Prepared Foods September 19, 2005 eNewsletter
Although most European consumers want to eat healthy diets, they generally rely on marketing claims when choosing what food to buy, according to a survey carried out in five European Union countries, commissioned by the Bureau European des Unions de Consommateurs (BEUC), the Brussels, Belgium-based consumer organization.
The majority of the survey respondents (77%) professed an interest in nutrition, and 81% said they welcome nutritional information on food packaging. However, at present, most people pay more attention to, and claim to understand better, the marketing claims made by manufacturers than the basic nutritional analysis tables that are shown on some packs, says the BEUC. Consumers also expressed a high level of trust in marketing claims, especially for well-known brands. According to the study results, marketing claims are the single most important influence on product choice at the point of sale.
However, the BEUC points out, "unfortunately, marketing claims are not in themselves a good guide to better choices, partly because they tend to stress only one aspect of the product. Nearly half of the respondents would be positively influenced to buy a product described as 'rich in calcium,' despite the fact that such a brand could also contain very high levels of salt, fat or sugar."
The result, according to Jim Murray of the BEUC, is that consumers make choices based on incomplete information and/or an imperfect understanding of the meaning of the information they are given. The heavy reliance on "marketing claims which describe only one aspect of a product is a problem that needs to be addressed as a matter of urgency," he said.
The BEUC claims that the survey results underline the need to press ahead with proposed regulation of health and nutrition claims, including prior approval for new claims not previously known or accepted and a ban on the use of health claims on products with high levels of salt, sugar or fat.
It also wants the European Commission to bring forward, quickly, a proposal for mandatory nutritional labeling for all foods. "We favor a two-tier approach, combining a nutritional analysis table with a simplified labeling system on the front of food packs," it says.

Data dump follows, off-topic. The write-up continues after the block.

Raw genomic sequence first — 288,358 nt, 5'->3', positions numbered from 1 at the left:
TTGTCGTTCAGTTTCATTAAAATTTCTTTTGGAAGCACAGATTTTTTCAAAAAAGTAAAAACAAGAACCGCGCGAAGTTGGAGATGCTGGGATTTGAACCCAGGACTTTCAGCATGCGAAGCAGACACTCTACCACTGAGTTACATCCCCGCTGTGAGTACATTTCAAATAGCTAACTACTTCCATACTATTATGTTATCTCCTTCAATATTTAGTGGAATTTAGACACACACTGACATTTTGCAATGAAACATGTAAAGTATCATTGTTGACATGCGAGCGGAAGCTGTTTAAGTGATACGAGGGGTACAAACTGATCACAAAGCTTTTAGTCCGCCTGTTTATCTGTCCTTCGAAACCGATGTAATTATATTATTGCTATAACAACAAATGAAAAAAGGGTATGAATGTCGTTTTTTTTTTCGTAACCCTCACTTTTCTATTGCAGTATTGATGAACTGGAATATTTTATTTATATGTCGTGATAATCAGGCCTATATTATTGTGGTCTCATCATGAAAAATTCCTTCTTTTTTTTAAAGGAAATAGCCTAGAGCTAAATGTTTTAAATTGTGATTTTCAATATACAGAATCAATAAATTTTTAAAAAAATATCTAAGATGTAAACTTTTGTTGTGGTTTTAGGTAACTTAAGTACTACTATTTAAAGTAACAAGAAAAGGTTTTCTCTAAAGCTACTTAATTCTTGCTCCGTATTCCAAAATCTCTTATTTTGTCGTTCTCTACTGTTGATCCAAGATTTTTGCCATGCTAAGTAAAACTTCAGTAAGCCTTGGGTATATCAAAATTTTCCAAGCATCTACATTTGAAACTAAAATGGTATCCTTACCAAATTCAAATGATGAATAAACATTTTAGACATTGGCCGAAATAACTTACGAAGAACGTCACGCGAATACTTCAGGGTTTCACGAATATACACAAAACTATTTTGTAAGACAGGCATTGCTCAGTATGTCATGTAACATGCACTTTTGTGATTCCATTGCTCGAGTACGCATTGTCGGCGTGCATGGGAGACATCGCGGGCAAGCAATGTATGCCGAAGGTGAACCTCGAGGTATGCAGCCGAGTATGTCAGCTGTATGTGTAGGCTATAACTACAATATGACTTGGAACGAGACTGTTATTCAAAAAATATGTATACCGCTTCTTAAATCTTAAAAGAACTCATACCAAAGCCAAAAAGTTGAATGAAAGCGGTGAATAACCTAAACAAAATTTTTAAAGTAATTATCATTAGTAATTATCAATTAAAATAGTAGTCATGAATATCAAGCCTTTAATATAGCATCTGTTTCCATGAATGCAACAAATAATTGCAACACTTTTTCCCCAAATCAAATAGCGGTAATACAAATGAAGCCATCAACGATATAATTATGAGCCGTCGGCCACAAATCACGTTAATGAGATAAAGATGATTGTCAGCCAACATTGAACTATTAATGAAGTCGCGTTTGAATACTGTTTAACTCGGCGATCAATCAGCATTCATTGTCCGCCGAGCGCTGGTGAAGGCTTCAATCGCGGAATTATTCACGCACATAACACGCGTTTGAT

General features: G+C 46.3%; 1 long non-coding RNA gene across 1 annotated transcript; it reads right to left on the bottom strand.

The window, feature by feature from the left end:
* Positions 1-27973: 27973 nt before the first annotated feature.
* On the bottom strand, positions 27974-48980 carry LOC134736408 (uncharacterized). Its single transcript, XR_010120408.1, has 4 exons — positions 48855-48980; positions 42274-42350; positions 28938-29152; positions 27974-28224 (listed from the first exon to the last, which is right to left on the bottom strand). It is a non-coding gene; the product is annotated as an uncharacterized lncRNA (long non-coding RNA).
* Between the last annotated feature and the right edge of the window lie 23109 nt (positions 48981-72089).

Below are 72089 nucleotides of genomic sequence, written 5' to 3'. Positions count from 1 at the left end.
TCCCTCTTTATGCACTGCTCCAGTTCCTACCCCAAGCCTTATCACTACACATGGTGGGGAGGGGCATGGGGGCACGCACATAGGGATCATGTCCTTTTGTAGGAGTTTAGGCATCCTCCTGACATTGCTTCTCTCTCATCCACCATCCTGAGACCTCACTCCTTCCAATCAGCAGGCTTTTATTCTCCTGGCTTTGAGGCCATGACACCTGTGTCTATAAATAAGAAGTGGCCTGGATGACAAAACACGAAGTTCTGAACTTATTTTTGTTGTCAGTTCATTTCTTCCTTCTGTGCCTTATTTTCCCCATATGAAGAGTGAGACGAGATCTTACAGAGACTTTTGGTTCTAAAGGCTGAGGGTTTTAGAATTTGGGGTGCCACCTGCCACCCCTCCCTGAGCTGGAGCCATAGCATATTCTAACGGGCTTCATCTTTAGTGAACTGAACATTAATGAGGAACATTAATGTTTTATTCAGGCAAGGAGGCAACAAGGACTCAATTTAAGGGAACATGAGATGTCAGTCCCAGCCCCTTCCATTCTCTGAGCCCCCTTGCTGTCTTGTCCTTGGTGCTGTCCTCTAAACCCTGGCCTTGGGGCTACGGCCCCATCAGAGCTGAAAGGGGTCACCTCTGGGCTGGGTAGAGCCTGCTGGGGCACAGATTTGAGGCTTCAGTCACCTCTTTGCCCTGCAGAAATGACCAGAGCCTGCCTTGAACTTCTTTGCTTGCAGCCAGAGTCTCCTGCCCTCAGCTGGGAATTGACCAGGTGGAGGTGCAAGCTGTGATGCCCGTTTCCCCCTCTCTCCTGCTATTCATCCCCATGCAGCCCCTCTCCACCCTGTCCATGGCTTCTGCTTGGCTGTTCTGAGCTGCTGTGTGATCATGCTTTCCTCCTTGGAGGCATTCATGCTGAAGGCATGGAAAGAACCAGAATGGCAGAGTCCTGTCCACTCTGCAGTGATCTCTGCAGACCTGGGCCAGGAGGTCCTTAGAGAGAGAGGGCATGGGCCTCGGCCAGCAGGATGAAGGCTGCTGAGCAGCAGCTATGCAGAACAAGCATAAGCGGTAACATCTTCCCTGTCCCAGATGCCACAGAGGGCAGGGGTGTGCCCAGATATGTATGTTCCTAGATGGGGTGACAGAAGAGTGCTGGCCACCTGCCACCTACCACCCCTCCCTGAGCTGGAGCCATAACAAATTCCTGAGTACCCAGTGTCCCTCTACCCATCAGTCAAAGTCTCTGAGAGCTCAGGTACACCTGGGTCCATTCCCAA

Specifically, this should consist of a nutritional analysis table, including information in the form of Recommended Daily Allowances, combined with a simplified front-of-pack "sign-posting" system that conveys certain essential information in a manner that facilitates people's choice at point of purchase, it says.
Interpreting the survey results, the BEUC notes that, when it comes to choosing products in terms of their nutritional qualities, the situation is poor. It says that nutritional information, in the form of an analysis table, is not generally required on food labels and, even if it is present, it is not easy to locate, read and understand, mainly because of the use of small print size and difficult terms.
There is a high reliance on commercial communications in the form of health and nutrition claims, says the BEUC, which notes that such claims are placed in prominent positions on the pack, can be easily located but provide only a partial and often misleading description of the product in question.
When presented with a product that is considerably high in sugar but marked with a health claim, the majority of people could not identify any nutritional disadvantage, and many even described it as healthy, it notes.
The BEUC points out that, although claims are usually valid, they tend to present only one part of the picture, typically concentrating on the presence or absence of one nutrient or group of nutrients. As such, it says, "they are an entirely inadequate basis for a rational consumer choice and, indeed, provide no basis for comparing one product with another. Sadly, however, the survey results indicate that they are the single most influential factor in consumer choices, in terms of nutrition."
STUDY UNDERLINES CURRENT PROPOSALS The organization went on to say that the study's results underline the importance of the current EU proposal on health and nutrition claims and, particularly, the provisions on nutritional profiles and prior approval for new types of claims. "Since these claims are so influential and so powerful in their effects on buying behavior (especially for trusted brands), they merit careful regulation to prevent abuse, misunderstanding or misinterpretation," it contends.
To exercise their right of choice between one product and another, consumers must have access to product information that is accurate and understandable, and that enables comparisons to be made between competing products. It is necessary, therefore, to develop a standard system of on-pack nutritional labeling, says the BEUC, although it acknowledges that it will be difficult to devise an appropriate scheme to achieve this.
More information on the study may be found at www.beuc.org.